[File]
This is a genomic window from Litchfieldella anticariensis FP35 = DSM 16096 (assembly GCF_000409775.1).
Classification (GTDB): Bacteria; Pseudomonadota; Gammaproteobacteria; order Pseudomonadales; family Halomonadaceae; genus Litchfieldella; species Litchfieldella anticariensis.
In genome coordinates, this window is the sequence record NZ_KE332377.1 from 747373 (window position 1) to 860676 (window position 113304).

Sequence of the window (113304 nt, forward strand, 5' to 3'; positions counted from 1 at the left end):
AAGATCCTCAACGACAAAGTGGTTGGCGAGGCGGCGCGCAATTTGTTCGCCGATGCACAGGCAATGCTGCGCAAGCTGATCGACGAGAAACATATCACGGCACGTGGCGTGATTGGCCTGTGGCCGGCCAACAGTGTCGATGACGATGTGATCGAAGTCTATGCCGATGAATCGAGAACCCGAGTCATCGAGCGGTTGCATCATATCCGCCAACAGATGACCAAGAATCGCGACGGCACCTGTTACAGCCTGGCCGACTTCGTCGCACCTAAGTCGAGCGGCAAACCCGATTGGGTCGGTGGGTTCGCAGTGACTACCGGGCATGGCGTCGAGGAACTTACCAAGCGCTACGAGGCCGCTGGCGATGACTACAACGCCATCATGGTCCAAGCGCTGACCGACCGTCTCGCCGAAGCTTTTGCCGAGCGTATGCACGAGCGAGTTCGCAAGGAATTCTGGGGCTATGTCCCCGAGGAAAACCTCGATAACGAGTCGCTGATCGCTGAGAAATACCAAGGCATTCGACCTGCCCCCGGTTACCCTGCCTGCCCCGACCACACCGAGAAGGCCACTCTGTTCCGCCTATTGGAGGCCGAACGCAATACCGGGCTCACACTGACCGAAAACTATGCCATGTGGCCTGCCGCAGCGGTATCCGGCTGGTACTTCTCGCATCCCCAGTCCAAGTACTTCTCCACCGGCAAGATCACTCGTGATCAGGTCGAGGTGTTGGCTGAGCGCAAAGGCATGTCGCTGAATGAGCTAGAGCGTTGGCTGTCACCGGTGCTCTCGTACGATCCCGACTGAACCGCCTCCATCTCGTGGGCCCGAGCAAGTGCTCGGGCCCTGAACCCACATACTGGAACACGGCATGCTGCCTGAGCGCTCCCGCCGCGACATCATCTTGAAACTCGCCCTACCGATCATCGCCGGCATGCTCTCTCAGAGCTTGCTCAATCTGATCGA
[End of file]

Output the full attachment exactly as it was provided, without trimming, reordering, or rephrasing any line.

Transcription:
This is a genomic window from Litchfieldella anticariensis FP35 = DSM 16096 (assembly GCF_000409775.1).
Classification (GTDB): Bacteria; Pseudomonadota; Gammaproteobacteria; order Pseudomonadales; family Halomonadaceae; genus Litchfieldella; species Litchfieldella anticariensis.
In genome coordinates, this window is the sequence record NZ_KE332377.1 from 747373 (window position 1) to 860676 (window position 113304).

Sequence of the window (113304 nt, forward strand, 5' to 3'; positions counted from 1 at the left end):
AAGATCCTCAACGACAAAGTGGTTGGCGAGGCGGCGCGCAATTTGTTCGCCGATGCACAGGCAATGCTGCGCAAGCTGATCGACGAGAAACATATCACGGCACGTGGCGTGATTGGCCTGTGGCCGGCCAACAGTGTCGATGACGATGTGATCGAAGTCTATGCCGATGAATCGAGAACCCGAGTCATCGAGCGGTTGCATCATATCCGCCAACAGATGACCAAGAATCGCGACGGCACCTGTTACAGCCTGGCCGACTTCGTCGCACCTAAGTCGAGCGGCAAACCCGATTGGGTCGGTGGGTTCGCAGTGACTACCGGGCATGGCGTCGAGGAACTTACCAAGCGCTACGAGGCCGCTGGCGATGACTACAACGCCATCATGGTCCAAGCGCTGACCGACCGTCTCGCCGAAGCTTTTGCCGAGCGTATGCACGAGCGAGTTCGCAAGGAATTCTGGGGCTATGTCCCCGAGGAAAACCTCGATAACGAGTCGCTGATCGCTGAGAAATACCAAGGCATTCGACCTGCCCCCGGTTACCCTGCCTGCCCCGACCACACCGAGAAGGCCACTCTGTTCCGCCTATTGGAGGCCGAACGCAATACCGGGCTCACACTGACCGAAAACTATGCCATGTGGCCTGCCGCAGCGGTATCCGGCTGGTACTTCTCGCATCCCCAGTCCAAGTACTTCTCCACCGGCAAGATCACTCGTGATCAGGTCGAGGTGTTGGCTGAGCGCAAAGGCATGTCGCTGAATGAGCTAGAGCGTTGGCTGTCACCGGTGCTCTCGTACGATCCCGACTGAACCGCCTCCATCTCGTGGGCCCGAGCAAGTGCTCGGGCCCTGAACCCACATACTGGAACACGGCATGCTGCCTGAGCGCTCCCGCCGCGACATCATCTTGAAACTCGCCCTACCGATCATCGCCGGCATGCTCTCTCAGAGCTTGCTCAATCTGATCGA